Today I’m going to talk a little about front handsprings. I take a very different approach than many people, and that’s not to say it’s better or worse, just that it’s something that I have found to work for me. I actually start with handstand hops, and I’ve heard a lot of people don’t like these because it encourages gymnasts to bring their legs together too soon. That’s way when I teach them for front handsprings I actually teach them in a split. Once the gymnast can do a nice split handstand pushing tall through their shoulders and back, then we start on split handstand hops.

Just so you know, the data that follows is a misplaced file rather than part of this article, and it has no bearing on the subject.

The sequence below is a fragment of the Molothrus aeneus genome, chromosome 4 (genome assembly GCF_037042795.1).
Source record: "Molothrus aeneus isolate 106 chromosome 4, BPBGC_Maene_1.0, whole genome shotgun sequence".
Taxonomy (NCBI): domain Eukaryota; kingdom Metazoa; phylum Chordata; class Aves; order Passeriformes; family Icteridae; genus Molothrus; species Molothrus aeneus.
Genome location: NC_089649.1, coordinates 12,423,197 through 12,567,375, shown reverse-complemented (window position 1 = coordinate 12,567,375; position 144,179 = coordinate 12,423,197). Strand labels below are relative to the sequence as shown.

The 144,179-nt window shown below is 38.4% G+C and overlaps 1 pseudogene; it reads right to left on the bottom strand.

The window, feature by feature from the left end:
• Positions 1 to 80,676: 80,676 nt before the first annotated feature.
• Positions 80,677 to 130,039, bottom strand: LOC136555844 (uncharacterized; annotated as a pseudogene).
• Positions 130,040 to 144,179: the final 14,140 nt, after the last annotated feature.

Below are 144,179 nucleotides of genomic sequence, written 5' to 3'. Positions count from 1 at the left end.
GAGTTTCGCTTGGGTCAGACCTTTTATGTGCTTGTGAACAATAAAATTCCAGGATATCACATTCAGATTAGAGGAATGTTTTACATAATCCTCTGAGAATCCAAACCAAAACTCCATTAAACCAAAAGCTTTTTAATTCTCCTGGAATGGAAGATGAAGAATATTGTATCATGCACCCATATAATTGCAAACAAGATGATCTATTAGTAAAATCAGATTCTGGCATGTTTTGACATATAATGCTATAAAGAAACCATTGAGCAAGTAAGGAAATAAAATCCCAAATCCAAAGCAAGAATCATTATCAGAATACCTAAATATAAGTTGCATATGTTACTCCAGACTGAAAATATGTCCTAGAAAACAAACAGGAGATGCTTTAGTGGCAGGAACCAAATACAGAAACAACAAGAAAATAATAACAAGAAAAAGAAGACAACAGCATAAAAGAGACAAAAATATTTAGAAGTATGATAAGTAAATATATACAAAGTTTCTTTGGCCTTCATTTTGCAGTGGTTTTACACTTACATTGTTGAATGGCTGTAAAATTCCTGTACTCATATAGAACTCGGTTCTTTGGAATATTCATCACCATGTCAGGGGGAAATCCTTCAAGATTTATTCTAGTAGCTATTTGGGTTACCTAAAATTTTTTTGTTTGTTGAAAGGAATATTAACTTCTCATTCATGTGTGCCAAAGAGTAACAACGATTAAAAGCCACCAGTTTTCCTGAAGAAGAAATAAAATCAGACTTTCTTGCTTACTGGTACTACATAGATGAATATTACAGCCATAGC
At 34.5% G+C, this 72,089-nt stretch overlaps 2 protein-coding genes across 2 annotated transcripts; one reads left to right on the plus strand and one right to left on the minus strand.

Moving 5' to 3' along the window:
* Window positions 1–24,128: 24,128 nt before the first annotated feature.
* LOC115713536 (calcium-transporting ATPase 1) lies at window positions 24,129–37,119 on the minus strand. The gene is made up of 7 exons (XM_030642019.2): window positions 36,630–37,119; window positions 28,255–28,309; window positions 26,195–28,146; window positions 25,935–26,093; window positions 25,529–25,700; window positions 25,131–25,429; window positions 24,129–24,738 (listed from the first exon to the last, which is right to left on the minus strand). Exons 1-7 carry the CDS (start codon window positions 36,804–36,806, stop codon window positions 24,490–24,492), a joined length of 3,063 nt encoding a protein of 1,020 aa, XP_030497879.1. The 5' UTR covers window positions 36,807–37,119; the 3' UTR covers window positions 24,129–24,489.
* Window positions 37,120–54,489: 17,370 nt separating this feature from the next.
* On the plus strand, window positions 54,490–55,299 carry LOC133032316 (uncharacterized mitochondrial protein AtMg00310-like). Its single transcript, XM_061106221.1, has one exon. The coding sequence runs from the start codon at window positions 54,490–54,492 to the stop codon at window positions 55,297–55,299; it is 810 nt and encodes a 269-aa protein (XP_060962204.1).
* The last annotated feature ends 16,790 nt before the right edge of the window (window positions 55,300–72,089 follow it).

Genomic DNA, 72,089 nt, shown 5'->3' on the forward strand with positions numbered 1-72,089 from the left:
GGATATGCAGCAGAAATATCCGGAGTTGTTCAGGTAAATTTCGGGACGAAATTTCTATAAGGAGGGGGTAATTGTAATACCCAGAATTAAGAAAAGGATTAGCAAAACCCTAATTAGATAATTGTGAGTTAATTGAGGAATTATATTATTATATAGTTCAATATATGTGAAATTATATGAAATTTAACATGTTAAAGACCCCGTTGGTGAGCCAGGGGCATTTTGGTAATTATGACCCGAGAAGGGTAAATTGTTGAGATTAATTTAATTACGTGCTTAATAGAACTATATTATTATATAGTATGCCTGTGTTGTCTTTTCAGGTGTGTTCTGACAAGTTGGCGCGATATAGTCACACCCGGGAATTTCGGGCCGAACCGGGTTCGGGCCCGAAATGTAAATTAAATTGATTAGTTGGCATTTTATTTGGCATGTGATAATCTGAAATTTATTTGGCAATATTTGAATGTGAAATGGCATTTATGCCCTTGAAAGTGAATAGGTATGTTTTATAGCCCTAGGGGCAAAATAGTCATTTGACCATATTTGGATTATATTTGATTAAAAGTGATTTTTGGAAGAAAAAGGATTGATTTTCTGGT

This first video shows what is my usual first step after that, though I don’t have them start from their knee. At the same time I am always doing side drills like: flysprings, needle kicks, and front leg pushes. I like teaching front handspring step outs first because I find that it actually eliminates a lot of those squatty front handsprings (especially if I spot heavily for a while), and also teaches them that they keep their legs split as long as they can.
This second drill is one that I really like. But I actually like the set-up starting at 0:23 better. I find that a lot of the bent knee, squatty front handsprings come from fear of not turning over enough and anticipation of the floor. With this set up there is enough of a drop that the gymnast can feel confident while still getting the benefits of the exercise with practicing driving the back leg etc.
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